Discover A Blue Hole in New Jersey

Small beach with blue water and trees blue sky

This diverse 3,500-acre preserve is not only the largest Nature Conservancy Preserve in NJ; it is also home to 32 rare plants and 15 threatened or endangered species of birds. The reason this area is so very special is due mainly to the pristine water quality and the undisturbed nature of the area.

The preserve was established in 1983, additions came later as former industrial sites were closed down. The park borders the Manumuskin River which is 12 miles long and empties into the Maurice River and ultimately to the Delaware Bay.

How To Access This Trail

There are lots of paths in this preserve, none of them are well marked. I’m going to tell you where we went and how we got there, but this place is a good advertisement for using the AllTrails App.

We parked in a dead end and walked into the woods on a sandy path surrounded by Virginia pine trees. The river was to our right and the pine forest had an other worldly quality. The sounds of birds were everywhere.

Bear right at the first fork. From here there are nice views of the river and the wild rice wetlands. We heard more red winged blackbirds than we could spot. Follow along the river. Occasionally we saw white oak and northern bayberry bushes as we walked. At this time, there was no rainfall in the area for 12 days so the river was pretty dry and the mudflats were in plain view.

Cross the little plank bridge and you’ll come to the railroad tracks. If you head to the right, you can do a nice little out and back to get a good view of the river from the train bridge. Head back the way you came along the tracks. You’ll see a sandy path on the right.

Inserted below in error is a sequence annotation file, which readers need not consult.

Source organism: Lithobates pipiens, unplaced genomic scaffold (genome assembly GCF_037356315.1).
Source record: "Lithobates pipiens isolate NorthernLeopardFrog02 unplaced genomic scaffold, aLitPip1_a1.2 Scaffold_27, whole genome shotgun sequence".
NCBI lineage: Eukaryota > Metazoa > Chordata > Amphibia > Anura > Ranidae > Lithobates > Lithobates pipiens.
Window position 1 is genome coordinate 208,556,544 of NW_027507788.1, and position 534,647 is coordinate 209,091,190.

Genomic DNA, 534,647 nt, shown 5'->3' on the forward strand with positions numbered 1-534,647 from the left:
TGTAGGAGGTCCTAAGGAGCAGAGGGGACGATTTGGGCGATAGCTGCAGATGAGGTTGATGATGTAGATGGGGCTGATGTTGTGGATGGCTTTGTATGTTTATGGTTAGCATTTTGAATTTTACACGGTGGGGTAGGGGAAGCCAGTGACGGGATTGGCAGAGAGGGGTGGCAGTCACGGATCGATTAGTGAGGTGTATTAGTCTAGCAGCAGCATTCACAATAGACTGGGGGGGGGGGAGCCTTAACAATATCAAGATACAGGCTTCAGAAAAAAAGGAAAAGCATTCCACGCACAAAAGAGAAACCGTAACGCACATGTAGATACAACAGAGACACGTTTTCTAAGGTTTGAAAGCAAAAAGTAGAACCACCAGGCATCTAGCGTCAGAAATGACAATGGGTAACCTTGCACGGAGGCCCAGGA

This path will lead you to the first blue hole. For those of you, like me, unfamiliar with blue holes, time for a little education.  Blue holes are former mine sites.  They are brightly colored due to the high sulfate content and abundance of blue-green algae.  The water is not safe to drink or swim in (dogs either).  Blue holes have unpredictable currents, sand like quicksand and there’s always the possibility of industrial debris at the bottom. Blue holes are beautiful for looking, but please do not touch.  

After this blue hole, take the trail to the right and you’ll come to the buried car.  Further along this trail you’ll see the remnants of a large concrete industrial site.  There’s a lot to explore here. European development began in this area around 1720. We didn’t go there today, but there are remnants of the Fries Mill gristmill and other homes on another part of the trail.

Follow the trail to the right and cross the tracks again.  You’ll cross a large sandy area and come to a second blue hole. Walk along the lake to the left here which then leads to a nice pine needled trail beside a stream bank. After the bank, make a right and you’ll soon be back on the initial trail you came in on.

This preserve is large, there’s a lot to see, almost too much for one day.  The terrain includes mudflats, rivers, blue holes, sandy beaches, forest and grassy meadows. The Lenape named the Manumuskin River and made this place their home.  After just one visit, it’s easy to see why.

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